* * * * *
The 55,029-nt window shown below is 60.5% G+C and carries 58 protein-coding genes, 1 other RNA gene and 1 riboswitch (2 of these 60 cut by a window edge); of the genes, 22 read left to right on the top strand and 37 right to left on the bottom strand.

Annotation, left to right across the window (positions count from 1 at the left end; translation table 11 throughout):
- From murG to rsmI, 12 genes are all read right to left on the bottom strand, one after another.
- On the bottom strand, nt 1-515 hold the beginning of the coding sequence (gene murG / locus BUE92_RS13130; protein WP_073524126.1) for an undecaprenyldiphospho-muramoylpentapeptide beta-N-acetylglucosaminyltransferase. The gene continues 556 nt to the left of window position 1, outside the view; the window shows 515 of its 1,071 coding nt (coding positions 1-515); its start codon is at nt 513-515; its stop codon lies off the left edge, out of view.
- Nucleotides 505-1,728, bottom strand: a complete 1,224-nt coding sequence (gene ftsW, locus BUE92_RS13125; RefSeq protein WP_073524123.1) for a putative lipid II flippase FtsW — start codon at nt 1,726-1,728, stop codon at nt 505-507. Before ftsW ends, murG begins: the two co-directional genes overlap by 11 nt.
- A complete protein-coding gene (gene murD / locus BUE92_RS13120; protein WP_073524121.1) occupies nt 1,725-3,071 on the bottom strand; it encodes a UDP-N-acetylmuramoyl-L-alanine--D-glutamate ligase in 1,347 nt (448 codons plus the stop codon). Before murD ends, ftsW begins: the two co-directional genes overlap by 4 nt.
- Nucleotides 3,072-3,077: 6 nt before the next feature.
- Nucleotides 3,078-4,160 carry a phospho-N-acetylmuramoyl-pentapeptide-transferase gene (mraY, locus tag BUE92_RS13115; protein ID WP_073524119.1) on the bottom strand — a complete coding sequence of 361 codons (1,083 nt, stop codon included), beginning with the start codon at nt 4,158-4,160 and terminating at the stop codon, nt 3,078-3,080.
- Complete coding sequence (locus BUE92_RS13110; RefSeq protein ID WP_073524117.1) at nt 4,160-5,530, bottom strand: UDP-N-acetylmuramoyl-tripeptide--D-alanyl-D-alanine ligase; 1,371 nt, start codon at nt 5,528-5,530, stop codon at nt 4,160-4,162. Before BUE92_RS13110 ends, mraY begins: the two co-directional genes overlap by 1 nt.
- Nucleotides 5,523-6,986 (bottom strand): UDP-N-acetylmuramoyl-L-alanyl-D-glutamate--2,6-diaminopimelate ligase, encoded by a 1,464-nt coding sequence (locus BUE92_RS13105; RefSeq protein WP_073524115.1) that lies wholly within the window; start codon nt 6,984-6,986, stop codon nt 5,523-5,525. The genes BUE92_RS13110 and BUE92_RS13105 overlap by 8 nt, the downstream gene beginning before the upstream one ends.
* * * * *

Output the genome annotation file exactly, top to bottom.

The 55,029-nt window shown below is 60.5% G+C and carries 58 protein-coding genes, 1 other RNA gene and 1 riboswitch (2 of these 60 cut by a window edge); of the genes, 22 read left to right on the top strand and 37 right to left on the bottom strand.

Annotation, left to right across the window (positions count from 1 at the left end; translation table 11 throughout):
- From murG to rsmI, 12 genes are all read right to left on the bottom strand, one after another.
- On the bottom strand, nt 1-515 hold the beginning of the coding sequence (gene murG / locus BUE92_RS13130; protein WP_073524126.1) for an undecaprenyldiphospho-muramoylpentapeptide beta-N-acetylglucosaminyltransferase. The gene continues 556 nt to the left of window position 1, outside the view; the window shows 515 of its 1,071 coding nt (coding positions 1-515); its start codon is at nt 513-515; its stop codon lies off the left edge, out of view.
- Nucleotides 505-1,728, bottom strand: a complete 1,224-nt coding sequence (gene ftsW, locus BUE92_RS13125; RefSeq protein WP_073524123.1) for a putative lipid II flippase FtsW — start codon at nt 1,726-1,728, stop codon at nt 505-507. Before ftsW ends, murG begins: the two co-directional genes overlap by 11 nt.
- A complete protein-coding gene (gene murD / locus BUE92_RS13120; protein WP_073524121.1) occupies nt 1,725-3,071 on the bottom strand; it encodes a UDP-N-acetylmuramoyl-L-alanine--D-glutamate ligase in 1,347 nt (448 codons plus the stop codon). Before murD ends, ftsW begins: the two co-directional genes overlap by 4 nt.
- Nucleotides 3,072-3,077: 6 nt before the next feature.
- Nucleotides 3,078-4,160 carry a phospho-N-acetylmuramoyl-pentapeptide-transferase gene (mraY, locus tag BUE92_RS13115; protein ID WP_073524119.1) on the bottom strand — a complete coding sequence of 361 codons (1,083 nt, stop codon included), beginning with the start codon at nt 4,158-4,160 and terminating at the stop codon, nt 3,078-3,080.
- Complete coding sequence (locus BUE92_RS13110; RefSeq protein ID WP_073524117.1) at nt 4,160-5,530, bottom strand: UDP-N-acetylmuramoyl-tripeptide--D-alanyl-D-alanine ligase; 1,371 nt, start codon at nt 5,528-5,530, stop codon at nt 4,160-4,162. Before BUE92_RS13110 ends, mraY begins: the two co-directional genes overlap by 1 nt.
- Nucleotides 5,523-6,986 (bottom strand): UDP-N-acetylmuramoyl-L-alanyl-D-glutamate--2,6-diaminopimelate ligase, encoded by a 1,464-nt coding sequence (locus BUE92_RS13105; RefSeq protein WP_073524115.1) that lies wholly within the window; start codon nt 6,984-6,986, stop codon nt 5,523-5,525. The genes BUE92_RS13110 and BUE92_RS13105 overlap by 8 nt, the downstream gene beginning before the upstream one ends.